Jay Azzolina was my fellow student at Berklee back in the 1970s, where he knocked everyone out (including our teacher Pat Metheny) every time he picked up the guitar.
He earned a Grammy nomination for his work with Spyro Gyra in the 1980s and went on to work with Michael Brecker, John Pattituci, Herbie Mann and Chuck Mangione. He has also worked with singers Michael Franks, Donna Summer, Rickie Lee Jones, Manhattan Transfer and Carly Simon. His CDs as a leader include Never Too Late 1989, Past Tense 2000, Live At One Station Plaza 2002, The Rolling Stones Project 2005 and Local Dialect 2007.
These recordings show Jay to be an imaginative guitarist, never afraid to explore the unexpected. He changes sounds and genres from straight-ahead jazz to hip-hop to latin to rock, but his own personality is always strong as if to say to the listener, “Here’s what I think about this style. Now listen up, because this is something you might not have noticed!” Jazz Improv Magazine has called Jay “one of the finest and most talented guitarists on the planet.”
I caught up with Jay for an interview and asked about his musical life.
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RN: Describe the moment when you decided to become a musician.
JA: It was definitely a result of listening to the Beatles and later Hendrix. My dad owned a music store and I was down there every weekend listening to whatever was big on the charts all day. The Beatles and especially Paul singing Yesterday pushed me emotionally to pick up the guitar and have a go at singing…Disclaimer, I won’t be singing at the Express
RN: Describe the Berklee experience.
JA: For at least a year or two I resisted the Berklee experience. I attended a classical college directly out of high school but soon realized I couldn’t get the information I needed to play and write jazz. Berklee gave me a great deal of that info.The writing and theory classes were invaluable and I loved meeting and playing with some really gifted students. The place was a treasure chest of talent then. I was also very fortunate to study guitar privately with Mick Goodrick. He soon became my guru as well as many other of my contemporaries. Studying with him was a more holistic approach using some very unorthodox approaches. I often think it would be great to be at the other end of the stick again with Mick… Nah, actually I’m too old to be in that kind of pain.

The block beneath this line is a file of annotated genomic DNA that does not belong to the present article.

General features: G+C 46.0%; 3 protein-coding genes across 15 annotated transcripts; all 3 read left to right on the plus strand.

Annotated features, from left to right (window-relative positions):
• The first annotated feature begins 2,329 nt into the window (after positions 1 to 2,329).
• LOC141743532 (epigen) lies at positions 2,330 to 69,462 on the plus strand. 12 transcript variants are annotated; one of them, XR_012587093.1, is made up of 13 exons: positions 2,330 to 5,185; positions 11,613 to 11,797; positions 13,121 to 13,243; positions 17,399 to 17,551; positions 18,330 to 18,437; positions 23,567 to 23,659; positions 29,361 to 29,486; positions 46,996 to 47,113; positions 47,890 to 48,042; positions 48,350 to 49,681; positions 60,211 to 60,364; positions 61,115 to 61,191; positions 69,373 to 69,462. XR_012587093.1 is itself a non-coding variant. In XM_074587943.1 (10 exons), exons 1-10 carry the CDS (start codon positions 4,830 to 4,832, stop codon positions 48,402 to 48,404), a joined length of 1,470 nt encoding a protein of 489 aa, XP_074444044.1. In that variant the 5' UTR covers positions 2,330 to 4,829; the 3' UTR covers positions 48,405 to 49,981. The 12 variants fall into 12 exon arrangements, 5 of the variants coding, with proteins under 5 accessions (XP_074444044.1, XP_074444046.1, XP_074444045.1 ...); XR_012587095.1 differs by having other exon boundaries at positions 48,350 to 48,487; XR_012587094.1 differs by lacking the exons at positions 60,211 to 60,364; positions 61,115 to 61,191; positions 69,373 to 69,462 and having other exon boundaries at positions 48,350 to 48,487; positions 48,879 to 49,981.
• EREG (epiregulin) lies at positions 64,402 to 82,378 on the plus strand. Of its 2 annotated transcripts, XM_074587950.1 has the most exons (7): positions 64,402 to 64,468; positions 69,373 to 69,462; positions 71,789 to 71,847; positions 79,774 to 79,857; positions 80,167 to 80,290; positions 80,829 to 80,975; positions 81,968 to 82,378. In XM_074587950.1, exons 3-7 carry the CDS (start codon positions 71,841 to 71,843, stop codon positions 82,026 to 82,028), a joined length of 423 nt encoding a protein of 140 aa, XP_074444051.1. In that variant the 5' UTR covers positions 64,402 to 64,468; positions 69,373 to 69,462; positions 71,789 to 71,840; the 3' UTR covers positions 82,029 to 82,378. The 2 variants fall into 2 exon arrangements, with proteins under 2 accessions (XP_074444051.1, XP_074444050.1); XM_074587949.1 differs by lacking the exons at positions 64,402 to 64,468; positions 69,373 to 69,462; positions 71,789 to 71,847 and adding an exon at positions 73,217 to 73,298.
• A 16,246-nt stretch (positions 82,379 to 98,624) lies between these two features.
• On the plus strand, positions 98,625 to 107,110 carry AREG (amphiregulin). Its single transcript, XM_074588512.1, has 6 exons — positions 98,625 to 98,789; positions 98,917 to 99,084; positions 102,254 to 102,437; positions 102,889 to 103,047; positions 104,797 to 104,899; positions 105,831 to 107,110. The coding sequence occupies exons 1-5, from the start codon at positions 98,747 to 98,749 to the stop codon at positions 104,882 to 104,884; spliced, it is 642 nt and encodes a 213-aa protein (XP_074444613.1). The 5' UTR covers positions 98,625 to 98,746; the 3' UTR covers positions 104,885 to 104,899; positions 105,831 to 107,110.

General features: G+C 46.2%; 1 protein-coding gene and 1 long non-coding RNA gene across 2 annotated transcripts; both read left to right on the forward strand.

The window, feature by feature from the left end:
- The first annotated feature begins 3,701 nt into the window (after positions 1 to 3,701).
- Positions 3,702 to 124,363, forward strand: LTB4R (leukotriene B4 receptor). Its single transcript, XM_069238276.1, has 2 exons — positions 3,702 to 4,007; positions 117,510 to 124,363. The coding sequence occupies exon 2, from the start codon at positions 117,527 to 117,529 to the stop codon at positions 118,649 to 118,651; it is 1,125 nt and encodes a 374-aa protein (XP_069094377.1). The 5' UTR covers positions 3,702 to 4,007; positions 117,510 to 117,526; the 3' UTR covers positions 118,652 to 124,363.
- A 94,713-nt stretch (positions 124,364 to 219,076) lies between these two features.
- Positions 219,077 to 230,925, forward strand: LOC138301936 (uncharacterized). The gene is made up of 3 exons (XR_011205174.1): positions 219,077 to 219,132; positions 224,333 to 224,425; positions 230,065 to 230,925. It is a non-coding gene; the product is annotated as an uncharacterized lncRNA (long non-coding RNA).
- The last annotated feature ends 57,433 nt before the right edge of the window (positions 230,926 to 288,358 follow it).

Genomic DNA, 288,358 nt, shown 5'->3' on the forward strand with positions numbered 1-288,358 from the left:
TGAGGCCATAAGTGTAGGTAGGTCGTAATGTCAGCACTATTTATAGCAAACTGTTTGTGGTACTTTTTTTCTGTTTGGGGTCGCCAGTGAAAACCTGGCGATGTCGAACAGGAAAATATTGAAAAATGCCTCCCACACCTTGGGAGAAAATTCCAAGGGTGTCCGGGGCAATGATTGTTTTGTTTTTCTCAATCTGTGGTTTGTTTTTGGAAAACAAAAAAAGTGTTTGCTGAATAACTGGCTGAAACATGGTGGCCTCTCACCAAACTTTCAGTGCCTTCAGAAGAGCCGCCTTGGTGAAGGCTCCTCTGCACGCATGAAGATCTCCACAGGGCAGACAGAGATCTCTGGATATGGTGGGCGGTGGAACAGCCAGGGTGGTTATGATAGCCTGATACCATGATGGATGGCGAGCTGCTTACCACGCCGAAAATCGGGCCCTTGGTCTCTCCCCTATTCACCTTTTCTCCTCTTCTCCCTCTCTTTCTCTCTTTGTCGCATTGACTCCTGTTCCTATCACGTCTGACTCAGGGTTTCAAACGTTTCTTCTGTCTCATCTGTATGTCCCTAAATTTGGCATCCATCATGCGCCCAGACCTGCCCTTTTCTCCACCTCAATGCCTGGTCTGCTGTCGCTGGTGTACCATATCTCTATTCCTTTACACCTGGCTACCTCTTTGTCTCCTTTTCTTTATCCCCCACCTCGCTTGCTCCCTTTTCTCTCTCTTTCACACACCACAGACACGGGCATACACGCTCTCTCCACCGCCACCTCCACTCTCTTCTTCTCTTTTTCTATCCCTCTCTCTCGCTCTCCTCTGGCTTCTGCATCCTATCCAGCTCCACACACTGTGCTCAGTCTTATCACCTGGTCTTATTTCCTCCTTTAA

RN: What were your strongest musical influences at the beginning of your career.
JA: The first jazz guitar player that really caught my attention was Lenny Breau. The album was The Velvet Touch of Lenny Breau. It was just trio with Lenny playing all this intricate stuff. Bass lines , melody improvisation, harmonics and great chords….sometimes all at once. I just couldn’t understand how he did it all. Listening to him definitely pushed me along harmonically, away from basic one four five rock changes. Then of course hearing and seeing Miles while still in high school was a milestone.. It was with Keith Jarrett, Jack, Dave and maybe Liebman. It blew me away because I loved it but at the same time I didn’t really understand it. The vibe was much too strong for me to resist. I had to enter the sordid world of jazz…sorry mom and dad…
RN: How did the Spyrogyra gig help your career? What did you learn from it? Why did you leave?
JA: Working with Spyro was my first major touring experience. It was a high profile gig that gave me the opportunity to play large venues all around the world. On the one hand, I received a certain amount of attention with offshoot gigs, recordings and endorsements but after a few years I really felt the need to play more acoustic and open jazz. It was at this point that I met Mike Brecker and John Patitucci.
RN: What were your most enjoyable ‘sideman’gigs?